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Discussion Starter #1 (Edited)
Hi There! I have read the sticky on this forum about cycling an aquarium, but still have some questions.

I purchased a Betta a Wednesday, and then a 5 gallon Mini Bow desktop aquarium on Friday. Right now I am try to cycle my aquarium. I am doing the fishless cycle using fish flakes that came with the aquarium kit. I've read many different articles about the cycle and how long it could take, but it really seems to vary. Right now I have Petey (my Betta) in a .75 gallon bowl until the aquarium cycle is completed. With this fish less cycle, how often and how much % water changes do I need to be doing, if any?

I have kept Bettas before with much success, but this is my first actual aquarium and I want to get it right :)

The aquarium has gravel and marbles for substrate, a filter, a heater&thermometer, an overhead light that does not heat the tank, 1 plastic plant, and one decoration for hiding. I plan on getting more plants/decor in the future. I also plan on adding a zebra snail in the future as well, but that is further down the line after Petey has some time to adjust to his new home.

I posed this question on another website and had the following responses that I'm not sure I agree with and would like to get your thoughts on them:
1. "At this moment, you might want to just put your betta into your 5 gallon and cycle with it. By having your betta stay in the 0.75 gallon, it is much harder on your betta than cycle your 5 gallon with betta. "
2. "GIVE UP -Seriously give up - the tank is that small that the betta will not be effected. Betta are hardy fish and have tolerance to a cycle - not the best but like I say it will be for such a small time that it will not even flintch - "

Petey already didn't like being moved from his original pet store cup to the .75 gallon, but I did acclimate him to the temperature and water. So what do you all think I should do?

Any detailed suggestions would be appreciated :)
 

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Discussion Starter #2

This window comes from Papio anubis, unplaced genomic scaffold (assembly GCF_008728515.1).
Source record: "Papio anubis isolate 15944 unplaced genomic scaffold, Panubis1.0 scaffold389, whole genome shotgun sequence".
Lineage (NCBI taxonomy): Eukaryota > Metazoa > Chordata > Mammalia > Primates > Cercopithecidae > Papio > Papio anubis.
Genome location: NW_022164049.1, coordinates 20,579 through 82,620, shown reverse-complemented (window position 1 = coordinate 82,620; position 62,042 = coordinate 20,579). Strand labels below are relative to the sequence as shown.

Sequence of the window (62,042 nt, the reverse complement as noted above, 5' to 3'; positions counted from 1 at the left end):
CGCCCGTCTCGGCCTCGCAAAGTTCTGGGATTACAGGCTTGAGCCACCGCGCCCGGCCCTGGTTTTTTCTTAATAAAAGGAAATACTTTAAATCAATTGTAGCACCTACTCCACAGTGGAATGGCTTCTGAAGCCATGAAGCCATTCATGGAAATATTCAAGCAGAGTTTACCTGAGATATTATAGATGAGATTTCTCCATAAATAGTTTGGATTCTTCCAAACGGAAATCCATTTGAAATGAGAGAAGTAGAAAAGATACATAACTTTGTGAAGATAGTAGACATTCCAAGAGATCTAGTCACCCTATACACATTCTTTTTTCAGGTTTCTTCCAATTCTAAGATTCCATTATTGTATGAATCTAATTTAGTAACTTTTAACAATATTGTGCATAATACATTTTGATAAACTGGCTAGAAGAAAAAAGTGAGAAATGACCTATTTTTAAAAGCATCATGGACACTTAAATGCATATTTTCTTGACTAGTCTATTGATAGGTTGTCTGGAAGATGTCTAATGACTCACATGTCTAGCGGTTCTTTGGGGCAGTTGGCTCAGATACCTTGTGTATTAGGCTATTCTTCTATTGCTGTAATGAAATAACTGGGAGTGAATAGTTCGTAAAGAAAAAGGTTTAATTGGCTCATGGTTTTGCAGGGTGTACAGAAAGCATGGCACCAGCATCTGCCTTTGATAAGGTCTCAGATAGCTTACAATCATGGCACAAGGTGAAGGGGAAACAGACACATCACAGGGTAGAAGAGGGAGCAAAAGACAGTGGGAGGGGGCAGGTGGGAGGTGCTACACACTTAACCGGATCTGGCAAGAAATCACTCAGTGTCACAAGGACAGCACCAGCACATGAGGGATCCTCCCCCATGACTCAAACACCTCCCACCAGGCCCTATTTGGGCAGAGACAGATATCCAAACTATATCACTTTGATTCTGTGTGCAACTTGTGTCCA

Also, I am considering doing live plants in the future. What beginner plants do you recommend for my set-up?
 

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First off, welcome to the forums! Now let's get to it.

First off, flake/fish-food being used as an ammonia source. It's a bit messy, and there's a risk for fungus to happen in your tank, fish food and raw shrimp being used as a method of cycling has a risk for fungus. Here's a snip bit:

"The only risk of the fish food method is the possibility of Saprolegnia (mold) growing on rotting fish food which can become pathogenic to new fish that will be introduced later.
This is easily avoided with a fish flake food by powdering it between fingers before introduction to the aquarium (shaking fish flake food in a cup of water can also accomplish this). This risk is relatively small and basically non-existent when you use an easily “liquefied” fish flake food."

I also agree with the first user from the other site, while fish-in cycling is a bit risky and might hurt your Betta, upgrading him to a 5 gallon from a .75g would do him very well. With a fish-in cycle, you'll have to test the water parameters more religiously, and do more frequent water changes. Bettas are hardier fish, they can withstand better than most fish.

As for live plants, low-light plants are the easiest way to start, plants like, Crypts, Java Fern, any type of moss, or Marimo moss balls will be easy for you to maintain.
 

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While I agree with Micho on most things and defer to her experience, I differ in my opinion of fishless vs. fish-in cycling. I would not subject a fish, even one as hardy as a Betta, to the high ammonia required of a fish-in cycle. Even 0.25ppm is too high when a fish-in cycle can take months.

If you can get some substrate or filter material from a cycled tank. You can get cycled in less than two weeks. Ask at your pet store or ask a friend. You only need 1/2 cup. Put it under your filter intake. This is the key to a rapid cycle. You might find nitrifying bacteria in a bottle; make sure it's the refrigerated kind.

Get the ammonia up to 4ppm. You don't need to do any water changes until the end, to get rid of high nitrates. A few plants will keep them down. I assume you're using a API liquid water test kit or equivalent.

Having said all that (phew), keepers successfully cycle tanks fish-in all the time. Good luck
 

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Discussion Starter #5
Thank you for the replies, any other suggestions? I really don't want to do a fish-in cycle.